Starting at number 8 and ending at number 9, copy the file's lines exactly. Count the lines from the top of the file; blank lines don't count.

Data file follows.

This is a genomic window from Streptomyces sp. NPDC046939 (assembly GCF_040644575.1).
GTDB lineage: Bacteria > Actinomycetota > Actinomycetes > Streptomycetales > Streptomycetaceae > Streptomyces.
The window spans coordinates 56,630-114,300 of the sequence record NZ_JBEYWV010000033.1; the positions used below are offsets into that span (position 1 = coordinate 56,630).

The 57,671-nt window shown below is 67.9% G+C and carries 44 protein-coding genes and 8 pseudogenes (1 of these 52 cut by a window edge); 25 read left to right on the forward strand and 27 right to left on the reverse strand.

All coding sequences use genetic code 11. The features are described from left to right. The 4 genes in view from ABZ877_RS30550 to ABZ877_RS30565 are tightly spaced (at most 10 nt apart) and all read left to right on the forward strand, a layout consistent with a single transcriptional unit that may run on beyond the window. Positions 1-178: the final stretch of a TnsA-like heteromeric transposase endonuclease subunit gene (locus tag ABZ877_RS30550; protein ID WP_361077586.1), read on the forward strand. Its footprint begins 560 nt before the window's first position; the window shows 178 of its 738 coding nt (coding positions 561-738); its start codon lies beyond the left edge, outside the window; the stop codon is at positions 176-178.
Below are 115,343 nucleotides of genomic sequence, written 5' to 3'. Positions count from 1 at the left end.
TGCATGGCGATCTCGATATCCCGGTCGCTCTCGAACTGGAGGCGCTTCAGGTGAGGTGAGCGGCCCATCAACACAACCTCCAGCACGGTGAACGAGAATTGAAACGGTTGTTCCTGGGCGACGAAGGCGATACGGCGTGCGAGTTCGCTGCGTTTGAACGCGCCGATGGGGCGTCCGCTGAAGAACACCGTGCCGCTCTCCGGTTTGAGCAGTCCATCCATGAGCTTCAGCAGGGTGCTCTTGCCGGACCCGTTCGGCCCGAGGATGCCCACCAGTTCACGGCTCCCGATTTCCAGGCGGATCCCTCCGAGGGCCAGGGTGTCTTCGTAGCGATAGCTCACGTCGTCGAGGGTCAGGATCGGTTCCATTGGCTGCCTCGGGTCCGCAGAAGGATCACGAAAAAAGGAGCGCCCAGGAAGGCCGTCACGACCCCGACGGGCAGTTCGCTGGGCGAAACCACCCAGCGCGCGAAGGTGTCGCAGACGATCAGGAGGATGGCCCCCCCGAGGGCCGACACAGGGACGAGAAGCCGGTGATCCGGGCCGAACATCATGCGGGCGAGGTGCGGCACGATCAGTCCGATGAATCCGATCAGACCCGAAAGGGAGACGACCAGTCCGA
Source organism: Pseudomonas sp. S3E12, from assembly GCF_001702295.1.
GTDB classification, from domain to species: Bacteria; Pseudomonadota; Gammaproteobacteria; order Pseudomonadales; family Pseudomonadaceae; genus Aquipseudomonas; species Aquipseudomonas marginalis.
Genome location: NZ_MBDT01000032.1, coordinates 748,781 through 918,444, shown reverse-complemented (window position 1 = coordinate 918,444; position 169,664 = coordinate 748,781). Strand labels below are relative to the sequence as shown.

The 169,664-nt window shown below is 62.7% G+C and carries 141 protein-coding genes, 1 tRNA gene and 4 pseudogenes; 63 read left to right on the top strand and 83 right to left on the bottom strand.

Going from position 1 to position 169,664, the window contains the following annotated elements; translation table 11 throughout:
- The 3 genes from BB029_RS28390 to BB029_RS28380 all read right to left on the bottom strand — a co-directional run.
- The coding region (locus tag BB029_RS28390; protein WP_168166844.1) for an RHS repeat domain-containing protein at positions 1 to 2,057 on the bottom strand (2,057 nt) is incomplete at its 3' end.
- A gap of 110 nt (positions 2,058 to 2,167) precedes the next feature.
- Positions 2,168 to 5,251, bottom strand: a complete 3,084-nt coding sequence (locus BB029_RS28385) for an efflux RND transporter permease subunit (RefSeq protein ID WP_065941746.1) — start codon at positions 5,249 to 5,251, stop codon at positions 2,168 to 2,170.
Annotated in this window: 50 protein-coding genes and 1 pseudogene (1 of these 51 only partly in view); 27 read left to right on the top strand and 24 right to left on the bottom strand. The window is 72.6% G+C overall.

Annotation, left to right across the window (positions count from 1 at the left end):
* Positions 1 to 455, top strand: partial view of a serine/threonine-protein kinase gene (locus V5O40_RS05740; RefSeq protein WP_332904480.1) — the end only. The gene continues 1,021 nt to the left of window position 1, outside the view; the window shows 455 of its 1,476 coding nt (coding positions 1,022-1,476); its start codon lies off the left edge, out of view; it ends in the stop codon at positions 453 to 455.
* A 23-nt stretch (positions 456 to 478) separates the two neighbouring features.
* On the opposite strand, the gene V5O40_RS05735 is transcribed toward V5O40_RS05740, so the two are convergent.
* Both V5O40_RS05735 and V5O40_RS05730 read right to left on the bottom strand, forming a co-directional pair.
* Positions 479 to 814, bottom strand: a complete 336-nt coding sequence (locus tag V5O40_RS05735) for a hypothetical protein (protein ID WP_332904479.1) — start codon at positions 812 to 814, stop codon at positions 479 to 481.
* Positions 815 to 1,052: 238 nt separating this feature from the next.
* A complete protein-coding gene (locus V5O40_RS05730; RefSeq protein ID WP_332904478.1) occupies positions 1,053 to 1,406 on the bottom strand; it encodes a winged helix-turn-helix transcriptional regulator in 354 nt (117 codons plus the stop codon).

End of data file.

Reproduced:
Source organism: Pseudomonas sp. S3E12, from assembly GCF_001702295.1.
GTDB classification, from domain to species: Bacteria; Pseudomonadota; Gammaproteobacteria; order Pseudomonadales; family Pseudomonadaceae; genus Aquipseudomonas; species Aquipseudomonas marginalis.